Congregation Beth El 10th Confirmands explore Jewish identity

by | Jun 8, 2015 | Other News

On Saturday, May 16, Jaden Baum, Hannah Foleck, Olivia Kamer, Maya Lipton and Matthew Specht celebrated their Confirmation at Beth El with their teachers Leon Covitz and Rabbi Jeffrey Arnowitz. The 10th graders led nearly every part of the service and read almost all of the Torah portion (their parents helped with a couple of the readings). At the centerpiece of the ceremony and the Confirmation experience were the powerful and insightful essays the students wrote about their Jewish identities and futures.

Jewish identity is the focus of the Confirmation experience at Beth El. Over the course of three trimesters, the students explore as many different aspects of Jewishness as possible. There are lessons about Torah study and learning as an expression of Jewish identity, as well as about Jewish practice and worship. There is also a “Gemilut Hasadim” or “Acts of Loving Kindness” component expressed through volunteering opportunities such as working at Beth El’s NEST Homeless Shelter and visiting Lifenet Health in Virginia Beach to explore the topic of organ donation. The class discussed ways of connecting with Israel and viewed the movie, Under the Helmet, and discussed how the Shoah might fit into their Jewish identity and how to express their connection to Judaism.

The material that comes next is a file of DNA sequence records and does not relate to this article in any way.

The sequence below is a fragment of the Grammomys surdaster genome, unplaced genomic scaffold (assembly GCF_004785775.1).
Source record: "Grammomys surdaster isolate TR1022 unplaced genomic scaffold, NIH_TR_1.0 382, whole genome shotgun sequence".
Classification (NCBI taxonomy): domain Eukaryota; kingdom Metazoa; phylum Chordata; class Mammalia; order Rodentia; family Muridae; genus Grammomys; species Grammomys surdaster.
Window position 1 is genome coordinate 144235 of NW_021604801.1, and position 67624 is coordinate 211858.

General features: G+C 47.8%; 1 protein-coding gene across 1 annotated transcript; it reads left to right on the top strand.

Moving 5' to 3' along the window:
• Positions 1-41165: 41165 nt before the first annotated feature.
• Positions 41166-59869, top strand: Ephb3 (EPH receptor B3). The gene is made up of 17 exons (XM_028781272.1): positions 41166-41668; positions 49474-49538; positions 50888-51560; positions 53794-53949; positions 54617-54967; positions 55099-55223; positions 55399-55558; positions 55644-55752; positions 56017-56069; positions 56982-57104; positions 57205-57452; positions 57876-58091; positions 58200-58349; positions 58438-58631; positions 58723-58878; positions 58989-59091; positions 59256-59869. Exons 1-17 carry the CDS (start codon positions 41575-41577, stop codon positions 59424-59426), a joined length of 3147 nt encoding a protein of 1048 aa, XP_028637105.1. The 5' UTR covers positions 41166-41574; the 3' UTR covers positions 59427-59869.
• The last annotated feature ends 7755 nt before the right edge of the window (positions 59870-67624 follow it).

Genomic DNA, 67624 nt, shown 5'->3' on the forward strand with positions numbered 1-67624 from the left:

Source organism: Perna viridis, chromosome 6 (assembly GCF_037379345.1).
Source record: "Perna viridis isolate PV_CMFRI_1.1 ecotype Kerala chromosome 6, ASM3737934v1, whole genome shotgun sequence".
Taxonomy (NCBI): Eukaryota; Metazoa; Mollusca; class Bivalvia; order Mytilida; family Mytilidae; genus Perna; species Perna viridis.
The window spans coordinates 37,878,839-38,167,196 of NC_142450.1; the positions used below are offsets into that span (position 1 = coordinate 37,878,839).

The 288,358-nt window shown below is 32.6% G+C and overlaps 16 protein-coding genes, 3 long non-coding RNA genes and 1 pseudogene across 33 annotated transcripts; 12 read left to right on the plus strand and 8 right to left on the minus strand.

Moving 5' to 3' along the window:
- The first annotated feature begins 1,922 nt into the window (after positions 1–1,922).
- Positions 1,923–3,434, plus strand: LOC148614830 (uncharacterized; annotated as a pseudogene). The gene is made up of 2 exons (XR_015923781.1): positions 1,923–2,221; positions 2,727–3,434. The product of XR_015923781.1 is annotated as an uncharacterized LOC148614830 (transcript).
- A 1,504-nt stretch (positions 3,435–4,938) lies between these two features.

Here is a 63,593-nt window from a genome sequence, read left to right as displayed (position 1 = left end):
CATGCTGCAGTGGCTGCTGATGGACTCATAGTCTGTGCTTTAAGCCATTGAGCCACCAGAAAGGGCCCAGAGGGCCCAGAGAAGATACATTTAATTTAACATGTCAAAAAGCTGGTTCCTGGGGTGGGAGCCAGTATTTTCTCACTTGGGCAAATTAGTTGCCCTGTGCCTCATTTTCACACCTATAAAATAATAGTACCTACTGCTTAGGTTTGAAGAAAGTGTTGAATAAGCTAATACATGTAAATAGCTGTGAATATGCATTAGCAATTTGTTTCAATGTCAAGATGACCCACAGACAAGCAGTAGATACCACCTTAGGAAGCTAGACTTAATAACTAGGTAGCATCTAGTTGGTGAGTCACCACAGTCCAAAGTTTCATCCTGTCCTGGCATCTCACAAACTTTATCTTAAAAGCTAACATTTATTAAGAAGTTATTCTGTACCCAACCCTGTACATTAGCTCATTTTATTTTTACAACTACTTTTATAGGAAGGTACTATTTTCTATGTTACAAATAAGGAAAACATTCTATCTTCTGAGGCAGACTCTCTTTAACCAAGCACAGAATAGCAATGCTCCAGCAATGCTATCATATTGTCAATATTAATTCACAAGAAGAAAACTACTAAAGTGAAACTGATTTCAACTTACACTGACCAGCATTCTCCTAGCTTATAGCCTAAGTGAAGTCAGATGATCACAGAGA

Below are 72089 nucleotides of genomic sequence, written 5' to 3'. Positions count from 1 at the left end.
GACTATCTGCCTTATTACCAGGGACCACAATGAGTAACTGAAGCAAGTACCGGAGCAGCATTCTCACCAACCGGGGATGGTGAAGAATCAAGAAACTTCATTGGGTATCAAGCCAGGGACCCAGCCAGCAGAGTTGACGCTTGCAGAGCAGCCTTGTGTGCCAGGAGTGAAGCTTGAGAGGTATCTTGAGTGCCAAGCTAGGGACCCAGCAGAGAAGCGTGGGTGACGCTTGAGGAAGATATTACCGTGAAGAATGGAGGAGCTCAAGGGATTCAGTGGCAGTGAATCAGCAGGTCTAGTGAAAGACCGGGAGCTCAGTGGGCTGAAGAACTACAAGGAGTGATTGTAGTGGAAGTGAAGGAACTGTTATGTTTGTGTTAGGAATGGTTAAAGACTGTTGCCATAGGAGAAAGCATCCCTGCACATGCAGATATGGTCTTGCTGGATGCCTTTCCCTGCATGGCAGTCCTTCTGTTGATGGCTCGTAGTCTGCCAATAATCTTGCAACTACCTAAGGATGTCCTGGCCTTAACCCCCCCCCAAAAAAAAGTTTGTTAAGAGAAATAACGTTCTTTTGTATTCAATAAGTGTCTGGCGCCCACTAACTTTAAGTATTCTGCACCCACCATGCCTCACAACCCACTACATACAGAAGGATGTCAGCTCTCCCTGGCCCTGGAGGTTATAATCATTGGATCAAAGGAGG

The results were obvious in the “Jewish Identity Statement” essays the students produced. Each student focused on a different aspect of Jewish identity, not by design, but because every Jewish person connects with his or her Jewish self in a different way. For example, Olivia Kamer wrote, “Serving the homeless at NEST and visiting LifeNet let me get back into the swing of community service. Helping those who need it and observing people working to save lives made me appreciate Jewish morals. These opportunities shaped my Jewish identity and helped me develop as both a Jew and an overall person.”

Maya Lipton focused on how her Judaism interacts with her secular life, “Another thing that makes me feel Jewish is being one of the only Jewish people at my school. At HAT it was completely different because the whole school was Jewish kids. At my school now a lot of people ask me if I’m Jewish…People asking me about being Jewish makes it apparent to me that I am not like everybody else. Being Jewish makes me different, but it is a difference that makes me feel proud.”

The other students’ topics included Israel and the media, having Jewish friends, family Friday night dinners and honoring survivors of the Shoah by telling their stories when they no longer can. It was clear the students were greatly affected by the Confirmation experience. As Maya Lipton says, “It was one of the most life changing experiences I’ve had.”

by Rabbi Jeffrey Arnowitz